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Only in India: cheaper to buy bride than raise daughter

June 15, 2010 EP Admin 0 Comments

In Haryana it is still cheaper and easier to buy a ready-made bride from Kerala or Assam than bringing up your own daughters. And sometimes such outsourced marriages take a very ugly turn.

Thirteen -year-old Moena Majhi from 24 Paraganas in West Bengal was conned into marrying Ashok, a widower from Haryana.

“They lied to my parents that they will give me a good life and food to eat and all that,” Moena says.

She says her in-laws were unsympathetic and her husband repeatedly raped her. Two months into the forced marriage, Moena made two unsuccessful attempts to run-away.

“First time when I ran, I was caught and beaten up with a stick. Second time, again Ashok's family caught me. They slapped and thrashed me. I worked in the kitchen, cleaned clothes, cleaned the house, and milked the cow. If I said no, I was beaten up. My leg still hurts,” Moena recalls the atrocities committed against her.

Her horrors came to an end when a Delhi-based NGO Prayas rescued Moena. She is undergoing counselling to get over the trauma of sexual assault.

“Every night he would force me to undress. If I tried to stop him he would beat me up,” Moena says. “He would beat me up everyday, remove my clothes and do bad things to me,” she adds.

Moena’s mother-in-law, however, insists nothing was wrong with her son's marriage to a 13-year-old.

Mera ladka bhi aa jaye moina bhi aa jaye aur phir usska ghar bas jaye (I want Moena and my son to come back), Ashok’s mother Savitri says.

Apart from being marriages of convenience, these alliances come with another cause of concern.

“They tend to look down upon these women and don't give them their real status. There are instances when they are even resold to defray the cost. So several change hands very rapidly. So they are exploited not only labour-wise but also sexually,” social scientist Prem Chowdhury explains.

The Pre-natal Diagnostic Treatment Act (PNDT) has been in force for more than a decade now but till date only two people have been convicted for selective-sex abortion crimes.

The authorities say the problem lies at the grassroots.

“The importance of the subject wasn't understood by various implementing agencies. They brushed it under the carpet. Some of them actually believed they were doing the man a favour,” Minister for Women and Child Development Renuka Chowdhury says.

And these outsourced brides who are pressurised to abort daughters can also be punished under the PNDT Act. The absence of any anti-trafficking laws in India ensure the police just looks the other way.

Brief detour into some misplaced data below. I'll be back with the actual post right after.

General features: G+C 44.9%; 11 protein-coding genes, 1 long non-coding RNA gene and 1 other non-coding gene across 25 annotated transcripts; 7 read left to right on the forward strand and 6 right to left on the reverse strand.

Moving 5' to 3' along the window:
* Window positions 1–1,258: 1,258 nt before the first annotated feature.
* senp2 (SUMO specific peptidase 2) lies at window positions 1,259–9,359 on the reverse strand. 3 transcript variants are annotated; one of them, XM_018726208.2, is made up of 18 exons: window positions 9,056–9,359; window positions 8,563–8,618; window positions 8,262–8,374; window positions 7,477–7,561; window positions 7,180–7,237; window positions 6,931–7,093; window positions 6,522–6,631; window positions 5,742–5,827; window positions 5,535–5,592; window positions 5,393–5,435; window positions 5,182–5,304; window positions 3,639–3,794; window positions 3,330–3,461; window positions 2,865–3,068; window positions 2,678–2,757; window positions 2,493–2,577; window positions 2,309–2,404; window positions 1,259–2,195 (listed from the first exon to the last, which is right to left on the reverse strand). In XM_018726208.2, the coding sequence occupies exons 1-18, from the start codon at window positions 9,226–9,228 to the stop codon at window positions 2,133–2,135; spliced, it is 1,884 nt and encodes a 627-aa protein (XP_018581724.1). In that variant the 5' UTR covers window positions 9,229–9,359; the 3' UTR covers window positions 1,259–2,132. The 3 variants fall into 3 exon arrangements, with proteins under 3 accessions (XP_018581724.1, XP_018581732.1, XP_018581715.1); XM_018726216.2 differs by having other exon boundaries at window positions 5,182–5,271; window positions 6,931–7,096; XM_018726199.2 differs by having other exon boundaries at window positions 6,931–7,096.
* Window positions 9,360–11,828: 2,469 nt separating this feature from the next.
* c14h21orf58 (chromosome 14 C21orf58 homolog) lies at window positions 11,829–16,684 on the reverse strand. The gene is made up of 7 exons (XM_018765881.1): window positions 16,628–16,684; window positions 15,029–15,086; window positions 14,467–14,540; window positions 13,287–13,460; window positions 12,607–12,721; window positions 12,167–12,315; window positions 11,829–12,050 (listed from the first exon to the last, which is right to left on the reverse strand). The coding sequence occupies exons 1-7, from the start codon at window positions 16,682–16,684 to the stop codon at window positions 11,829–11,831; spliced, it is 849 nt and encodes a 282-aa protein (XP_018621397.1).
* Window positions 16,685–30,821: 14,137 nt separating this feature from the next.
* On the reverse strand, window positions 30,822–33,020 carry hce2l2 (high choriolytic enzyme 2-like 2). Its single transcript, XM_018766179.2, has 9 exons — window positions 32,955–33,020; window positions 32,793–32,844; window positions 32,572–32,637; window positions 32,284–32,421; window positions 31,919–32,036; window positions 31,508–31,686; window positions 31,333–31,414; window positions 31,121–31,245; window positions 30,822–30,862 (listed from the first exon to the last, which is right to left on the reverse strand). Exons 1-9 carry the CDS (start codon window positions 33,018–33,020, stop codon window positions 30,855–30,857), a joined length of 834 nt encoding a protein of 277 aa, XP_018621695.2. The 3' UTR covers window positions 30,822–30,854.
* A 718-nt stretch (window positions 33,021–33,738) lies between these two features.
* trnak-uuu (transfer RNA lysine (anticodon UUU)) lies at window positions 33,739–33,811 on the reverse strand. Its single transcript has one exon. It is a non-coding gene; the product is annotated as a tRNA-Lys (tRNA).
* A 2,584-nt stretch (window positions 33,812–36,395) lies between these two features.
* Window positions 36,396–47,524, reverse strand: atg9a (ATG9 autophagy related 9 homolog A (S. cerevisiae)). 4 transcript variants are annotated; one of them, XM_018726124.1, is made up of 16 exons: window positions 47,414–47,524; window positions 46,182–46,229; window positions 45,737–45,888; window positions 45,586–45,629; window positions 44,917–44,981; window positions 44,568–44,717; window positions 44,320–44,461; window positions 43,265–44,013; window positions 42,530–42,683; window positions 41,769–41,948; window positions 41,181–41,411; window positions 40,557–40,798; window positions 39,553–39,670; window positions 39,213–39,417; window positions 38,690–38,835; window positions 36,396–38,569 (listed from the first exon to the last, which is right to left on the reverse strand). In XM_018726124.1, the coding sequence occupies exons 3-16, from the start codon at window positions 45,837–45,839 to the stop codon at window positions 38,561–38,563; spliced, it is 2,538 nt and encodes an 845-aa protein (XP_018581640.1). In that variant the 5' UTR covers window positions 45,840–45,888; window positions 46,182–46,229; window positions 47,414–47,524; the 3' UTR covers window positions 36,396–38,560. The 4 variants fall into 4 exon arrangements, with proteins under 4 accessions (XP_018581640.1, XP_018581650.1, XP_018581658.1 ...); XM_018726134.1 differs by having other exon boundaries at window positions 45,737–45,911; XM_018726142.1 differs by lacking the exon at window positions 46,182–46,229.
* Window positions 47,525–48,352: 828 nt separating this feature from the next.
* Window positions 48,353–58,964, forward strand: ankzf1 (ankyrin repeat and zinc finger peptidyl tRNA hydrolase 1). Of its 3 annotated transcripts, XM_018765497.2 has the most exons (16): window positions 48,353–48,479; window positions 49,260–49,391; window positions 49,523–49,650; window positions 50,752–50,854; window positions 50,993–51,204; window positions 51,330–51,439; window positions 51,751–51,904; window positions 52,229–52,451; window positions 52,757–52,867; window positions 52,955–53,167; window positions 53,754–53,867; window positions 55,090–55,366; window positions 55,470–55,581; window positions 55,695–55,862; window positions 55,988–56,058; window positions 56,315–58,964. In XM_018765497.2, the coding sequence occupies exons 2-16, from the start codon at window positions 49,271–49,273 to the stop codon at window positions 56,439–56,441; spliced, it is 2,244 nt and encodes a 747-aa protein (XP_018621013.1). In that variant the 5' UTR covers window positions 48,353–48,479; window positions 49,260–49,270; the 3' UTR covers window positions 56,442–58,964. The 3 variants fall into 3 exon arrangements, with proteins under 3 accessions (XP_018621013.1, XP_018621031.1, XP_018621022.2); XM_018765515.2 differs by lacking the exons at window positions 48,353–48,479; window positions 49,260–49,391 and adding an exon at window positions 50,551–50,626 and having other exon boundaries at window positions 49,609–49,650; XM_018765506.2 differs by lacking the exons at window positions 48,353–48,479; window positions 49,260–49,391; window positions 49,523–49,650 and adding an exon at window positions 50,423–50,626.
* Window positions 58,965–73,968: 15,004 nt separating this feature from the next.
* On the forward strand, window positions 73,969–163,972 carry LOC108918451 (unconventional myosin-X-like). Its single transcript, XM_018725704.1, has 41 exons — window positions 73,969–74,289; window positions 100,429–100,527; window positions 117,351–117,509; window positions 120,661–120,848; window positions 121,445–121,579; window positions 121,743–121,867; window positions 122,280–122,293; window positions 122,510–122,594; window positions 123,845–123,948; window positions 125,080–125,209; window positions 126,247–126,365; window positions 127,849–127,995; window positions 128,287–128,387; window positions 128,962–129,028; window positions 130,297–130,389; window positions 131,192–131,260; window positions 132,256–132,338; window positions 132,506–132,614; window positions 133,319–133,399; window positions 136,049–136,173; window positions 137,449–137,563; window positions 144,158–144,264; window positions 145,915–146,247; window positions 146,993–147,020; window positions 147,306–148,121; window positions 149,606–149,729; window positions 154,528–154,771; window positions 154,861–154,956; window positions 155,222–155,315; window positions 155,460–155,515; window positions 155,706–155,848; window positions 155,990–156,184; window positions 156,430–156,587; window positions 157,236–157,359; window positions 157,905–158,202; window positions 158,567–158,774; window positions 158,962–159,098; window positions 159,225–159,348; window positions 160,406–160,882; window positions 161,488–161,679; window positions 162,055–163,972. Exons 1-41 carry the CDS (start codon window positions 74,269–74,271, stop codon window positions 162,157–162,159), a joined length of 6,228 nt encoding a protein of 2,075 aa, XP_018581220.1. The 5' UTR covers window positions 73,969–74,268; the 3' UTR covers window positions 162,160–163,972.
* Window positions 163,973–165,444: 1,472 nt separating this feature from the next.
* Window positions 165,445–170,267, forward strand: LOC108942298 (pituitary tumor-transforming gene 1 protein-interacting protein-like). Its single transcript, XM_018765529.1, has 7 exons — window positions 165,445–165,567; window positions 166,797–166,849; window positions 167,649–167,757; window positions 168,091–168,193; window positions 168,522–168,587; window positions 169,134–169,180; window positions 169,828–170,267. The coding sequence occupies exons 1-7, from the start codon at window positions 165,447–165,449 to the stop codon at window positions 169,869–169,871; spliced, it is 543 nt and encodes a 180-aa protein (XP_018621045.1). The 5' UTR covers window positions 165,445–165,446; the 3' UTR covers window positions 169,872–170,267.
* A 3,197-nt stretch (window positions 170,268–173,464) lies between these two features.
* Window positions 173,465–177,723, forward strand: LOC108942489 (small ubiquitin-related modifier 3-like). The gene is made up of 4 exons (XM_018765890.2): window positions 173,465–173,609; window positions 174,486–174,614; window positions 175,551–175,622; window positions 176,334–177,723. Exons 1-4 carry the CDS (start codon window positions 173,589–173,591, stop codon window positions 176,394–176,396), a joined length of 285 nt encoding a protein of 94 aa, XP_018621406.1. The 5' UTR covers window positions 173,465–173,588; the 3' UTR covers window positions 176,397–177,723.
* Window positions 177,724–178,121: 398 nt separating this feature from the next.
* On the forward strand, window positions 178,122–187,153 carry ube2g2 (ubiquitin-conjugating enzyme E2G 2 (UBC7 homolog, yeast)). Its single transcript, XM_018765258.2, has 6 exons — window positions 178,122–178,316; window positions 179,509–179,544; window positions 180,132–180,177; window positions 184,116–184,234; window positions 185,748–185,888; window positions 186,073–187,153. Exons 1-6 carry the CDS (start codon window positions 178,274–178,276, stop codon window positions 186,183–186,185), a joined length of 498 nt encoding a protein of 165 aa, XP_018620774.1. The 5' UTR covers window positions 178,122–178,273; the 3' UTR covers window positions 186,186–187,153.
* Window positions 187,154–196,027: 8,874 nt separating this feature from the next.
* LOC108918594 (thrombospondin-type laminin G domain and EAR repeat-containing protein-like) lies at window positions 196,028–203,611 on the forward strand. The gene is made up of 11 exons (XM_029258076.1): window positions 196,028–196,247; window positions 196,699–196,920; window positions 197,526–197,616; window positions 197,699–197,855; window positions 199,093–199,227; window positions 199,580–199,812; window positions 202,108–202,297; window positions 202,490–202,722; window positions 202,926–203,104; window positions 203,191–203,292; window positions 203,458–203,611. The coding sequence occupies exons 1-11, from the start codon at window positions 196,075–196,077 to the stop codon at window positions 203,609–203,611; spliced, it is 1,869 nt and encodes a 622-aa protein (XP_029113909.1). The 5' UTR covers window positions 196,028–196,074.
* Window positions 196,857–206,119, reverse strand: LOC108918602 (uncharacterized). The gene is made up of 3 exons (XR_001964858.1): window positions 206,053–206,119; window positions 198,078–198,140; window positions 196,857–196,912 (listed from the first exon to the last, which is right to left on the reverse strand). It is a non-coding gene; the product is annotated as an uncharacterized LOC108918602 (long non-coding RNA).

“Trafficking as such is not on a very large scale. One or two cases, incidents when they come to us we deal with them as per law. As of now I would say in Fatehabad district human trafficking is not prevalent,” claims SSP Fatehabad Saurabh Singh.

Such is the skewed sex ratio that Dr Godbole, the Director of Bal Gram in Haryana's Sonepat district is flooded with desperate requests by marriage hopefuls.

Humare yahnan 100-200 log aate hai shaadi ke liye. Aur wo kehte hai ki agar aap ke yahan se ladkiya hamein nahi milegi toh hamein Bihar aur UP se mol lenii padegi (We get about 100-200 people who want to get married. They say that if we can’t find them a bride, they will have to go and bring in one from Bihar or UP),” Dr Godbole says.

Dr Godbole's institution has many more abandoned girls to care for than boys.

Pitaji ke guzarne ke baad meri mummy ke paas zyada paise nahi the. Woh humara kharcha nahi kar sakti thi. Phir unhone humme yahan pe chhodha. Waise ghar me mummy rakhna chahe toh le jaa sakti hai mummy (My mother left me here because she could not afford to take care of me after my father passed away. If she wants to come and take me back home, she can,” one of the girls at Bal Gram says.

Girls still remain the second sex. Lack of any stringent law enforcement and Government-supported programs like Ladli, Apna Beti Apna Dhan, integrated child welfare and the National Cradle Scheme are yet to transform prevailing social biases.

The authorities claim they are doing their best to overcome the issue.

“We are launching huge awareness programme. You will also see a national campaign being launched now, and then our help lines are being universalised where people can call and complain. We have a very good response where public-private partnership has come forward,” Renuka Chowdhury says.

Despite the PNDT act, sex determination and abortion clinics of Haryana continue to thrive.

The latest Global Gender Gap Report places India at a dismal 114 out 128 countries, lower than Sri Lanka and Bangladesh.

Across India, women are bought, sold, trafficked, raped and married off without consent. It is only when women are truly empowered at every level that this terrible tide may turn.